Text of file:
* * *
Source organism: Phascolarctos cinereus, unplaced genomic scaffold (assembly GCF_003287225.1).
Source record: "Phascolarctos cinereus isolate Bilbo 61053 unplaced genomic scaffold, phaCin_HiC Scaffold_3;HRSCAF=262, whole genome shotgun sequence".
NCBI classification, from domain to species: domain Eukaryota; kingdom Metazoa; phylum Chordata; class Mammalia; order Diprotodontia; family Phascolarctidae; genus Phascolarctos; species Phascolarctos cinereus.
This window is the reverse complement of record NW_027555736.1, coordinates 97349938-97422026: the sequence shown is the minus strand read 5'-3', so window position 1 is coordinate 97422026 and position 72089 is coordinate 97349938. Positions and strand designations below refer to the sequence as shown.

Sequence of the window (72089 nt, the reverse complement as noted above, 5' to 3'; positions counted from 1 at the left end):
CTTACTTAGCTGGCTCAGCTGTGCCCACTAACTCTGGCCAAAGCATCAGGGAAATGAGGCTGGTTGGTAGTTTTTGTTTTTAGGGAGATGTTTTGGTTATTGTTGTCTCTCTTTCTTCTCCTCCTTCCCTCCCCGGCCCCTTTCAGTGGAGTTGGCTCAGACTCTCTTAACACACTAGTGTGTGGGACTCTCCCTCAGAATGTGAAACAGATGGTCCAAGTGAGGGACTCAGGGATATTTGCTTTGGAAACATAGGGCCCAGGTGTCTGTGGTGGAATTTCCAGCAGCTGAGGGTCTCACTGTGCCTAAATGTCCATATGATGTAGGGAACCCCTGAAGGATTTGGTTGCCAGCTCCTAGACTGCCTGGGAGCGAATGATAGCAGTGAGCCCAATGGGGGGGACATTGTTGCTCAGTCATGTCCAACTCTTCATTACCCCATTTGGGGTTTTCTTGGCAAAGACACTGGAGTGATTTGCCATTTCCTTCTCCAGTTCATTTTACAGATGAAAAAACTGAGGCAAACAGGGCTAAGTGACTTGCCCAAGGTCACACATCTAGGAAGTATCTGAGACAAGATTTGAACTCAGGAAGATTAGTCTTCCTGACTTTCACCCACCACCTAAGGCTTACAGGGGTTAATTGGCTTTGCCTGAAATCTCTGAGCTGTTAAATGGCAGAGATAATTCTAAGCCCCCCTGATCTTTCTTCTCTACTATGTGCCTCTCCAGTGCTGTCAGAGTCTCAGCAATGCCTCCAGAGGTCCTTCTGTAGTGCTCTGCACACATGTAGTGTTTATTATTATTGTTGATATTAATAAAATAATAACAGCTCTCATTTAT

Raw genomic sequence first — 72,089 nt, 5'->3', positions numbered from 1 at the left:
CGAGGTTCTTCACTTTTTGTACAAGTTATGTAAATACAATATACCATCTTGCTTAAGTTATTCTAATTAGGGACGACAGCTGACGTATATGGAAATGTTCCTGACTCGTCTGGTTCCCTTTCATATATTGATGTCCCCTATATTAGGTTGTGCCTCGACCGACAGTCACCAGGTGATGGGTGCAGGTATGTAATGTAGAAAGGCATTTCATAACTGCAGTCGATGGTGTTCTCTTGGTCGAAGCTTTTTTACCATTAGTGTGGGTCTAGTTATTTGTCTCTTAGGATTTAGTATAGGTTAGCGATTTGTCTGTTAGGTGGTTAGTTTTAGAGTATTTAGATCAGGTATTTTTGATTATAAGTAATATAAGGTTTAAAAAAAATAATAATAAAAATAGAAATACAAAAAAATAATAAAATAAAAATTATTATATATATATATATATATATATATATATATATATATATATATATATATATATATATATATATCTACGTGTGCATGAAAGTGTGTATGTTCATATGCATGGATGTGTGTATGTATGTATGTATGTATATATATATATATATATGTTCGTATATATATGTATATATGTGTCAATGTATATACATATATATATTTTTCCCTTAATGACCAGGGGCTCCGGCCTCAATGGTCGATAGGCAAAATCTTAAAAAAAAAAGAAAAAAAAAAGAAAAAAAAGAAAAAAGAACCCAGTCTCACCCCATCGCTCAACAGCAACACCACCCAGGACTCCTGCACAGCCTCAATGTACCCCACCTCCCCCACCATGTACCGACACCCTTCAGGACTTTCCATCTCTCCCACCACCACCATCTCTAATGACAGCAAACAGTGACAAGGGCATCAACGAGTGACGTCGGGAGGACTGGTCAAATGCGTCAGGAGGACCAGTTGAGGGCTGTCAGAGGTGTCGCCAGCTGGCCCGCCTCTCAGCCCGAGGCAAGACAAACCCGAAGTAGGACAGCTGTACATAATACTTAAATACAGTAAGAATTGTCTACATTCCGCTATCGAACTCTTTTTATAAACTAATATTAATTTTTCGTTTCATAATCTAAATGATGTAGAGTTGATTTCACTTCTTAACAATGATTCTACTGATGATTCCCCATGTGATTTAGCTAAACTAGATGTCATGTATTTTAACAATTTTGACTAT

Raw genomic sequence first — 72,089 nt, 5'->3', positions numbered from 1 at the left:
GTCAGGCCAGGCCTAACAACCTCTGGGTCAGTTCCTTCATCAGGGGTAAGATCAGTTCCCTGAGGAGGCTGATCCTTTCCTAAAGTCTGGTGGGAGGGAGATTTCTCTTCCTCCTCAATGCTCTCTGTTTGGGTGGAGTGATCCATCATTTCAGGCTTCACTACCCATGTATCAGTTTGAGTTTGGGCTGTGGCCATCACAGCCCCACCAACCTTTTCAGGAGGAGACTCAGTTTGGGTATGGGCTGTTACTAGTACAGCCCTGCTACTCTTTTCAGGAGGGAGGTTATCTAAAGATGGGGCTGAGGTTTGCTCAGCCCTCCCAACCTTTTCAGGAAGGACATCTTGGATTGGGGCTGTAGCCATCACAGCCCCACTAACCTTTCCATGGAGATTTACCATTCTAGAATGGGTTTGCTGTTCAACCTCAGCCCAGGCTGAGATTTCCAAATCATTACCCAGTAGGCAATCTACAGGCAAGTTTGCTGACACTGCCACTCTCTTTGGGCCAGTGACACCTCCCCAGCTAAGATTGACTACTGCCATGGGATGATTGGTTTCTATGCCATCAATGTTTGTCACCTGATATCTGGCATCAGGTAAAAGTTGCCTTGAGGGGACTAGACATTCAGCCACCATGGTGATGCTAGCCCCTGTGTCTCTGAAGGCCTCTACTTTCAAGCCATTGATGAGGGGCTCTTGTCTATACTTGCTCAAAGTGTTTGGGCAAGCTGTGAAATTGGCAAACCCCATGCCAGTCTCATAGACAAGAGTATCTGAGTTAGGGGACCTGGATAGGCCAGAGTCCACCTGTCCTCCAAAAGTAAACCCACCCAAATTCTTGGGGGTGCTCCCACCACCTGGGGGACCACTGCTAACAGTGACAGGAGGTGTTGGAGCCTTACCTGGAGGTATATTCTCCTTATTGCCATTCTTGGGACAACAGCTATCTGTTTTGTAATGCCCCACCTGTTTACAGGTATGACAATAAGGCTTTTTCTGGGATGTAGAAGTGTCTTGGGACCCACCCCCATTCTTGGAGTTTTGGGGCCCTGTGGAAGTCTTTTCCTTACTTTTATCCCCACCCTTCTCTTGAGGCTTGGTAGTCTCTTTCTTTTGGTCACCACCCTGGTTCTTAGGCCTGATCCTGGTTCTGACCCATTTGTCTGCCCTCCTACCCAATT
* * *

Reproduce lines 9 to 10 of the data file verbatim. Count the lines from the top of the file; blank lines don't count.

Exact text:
Raw genomic sequence first — 72,089 nt, 5'->3', positions numbered from 1 at the left:
GTCAGGCCAGGCCTAACAACCTCTGGGTCAGTTCCTTCATCAGGGGTAAGATCAGTTCCCTGAGGAGGCTGATCCTTTCCTAAAGTCTGGTGGGAGGGAGATTTCTCTTCCTCCTCAATGCTCTCTGTTTGGGTGGAGTGATCCATCATTTCAGGCTTCACTACCCATGTATCAGTTTGAGTTTGGGCTGTGGCCATCACAGCCCCACCAACCTTTTCAGGAGGAGACTCAGTTTGGGTATGGGCTGTTACTAGTACAGCCCTGCTACTCTTTTCAGGAGGGAGGTTATCTAAAGATGGGGCTGAGGTTTGCTCAGCCCTCCCAACCTTTTCAGGAAGGACATCTTGGATTGGGGCTGTAGCCATCACAGCCCCACTAACCTTTCCATGGAGATTTACCATTCTAGAATGGGTTTGCTGTTCAACCTCAGCCCAGGCTGAGATTTCCAAATCATTACCCAGTAGGCAATCTACAGGCAAGTTTGCTGACACTGCCACTCTCTTTGGGCCAGTGACACCTCCCCAGCTAAGATTGACTACTGCCATGGGATGATTGGTTTCTATGCCATCAATGTTTGTCACCTGATATCTGGCATCAGGTAAAAGTTGCCTTGAGGGGACTAGACATTCAGCCACCATGGTGATGCTAGCCCCTGTGTCTCTGAAGGCCTCTACTTTCAAGCCATTGATGAGGGGCTCTTGTCTATACTTGCTCAAAGTGTTTGGGCAAGCTGTGAAATTGGCAAACCCCATGCCAGTCTCATAGACAAGAGTATCTGAGTTAGGGGACCTGGATAGGCCAGAGTCCACCTGTCCTCCAAAAGTAAACCCACCCAAATTCTTGGGGGTGCTCCCACCACCTGGGGGACCACTGCTAACAGTGACAGGAGGTGTTGGAGCCTTACCTGGAGGTATATTCTCCTTATTGCCATTCTTGGGACAACAGCTATCTGTTTTGTAATGCCCCACCTGTTTACAGGTATGACAATAAGGCTTTTTCTGGGATGTAGAAGTGTCTTGGGACCCACCCCCATTCTTGGAGTTTTGGGGCCCTGTGGAAGTCTTTTCCTTACTTTTATCCCCACCCTTCTCTTGAGGCTTGGTAGTCTCTTTCTTTTGGTCACCACCCTGGTTCTTAGGCCTGATCCTGGTTCTGACCCATTTGTCTGCCCTCCTACCCAATT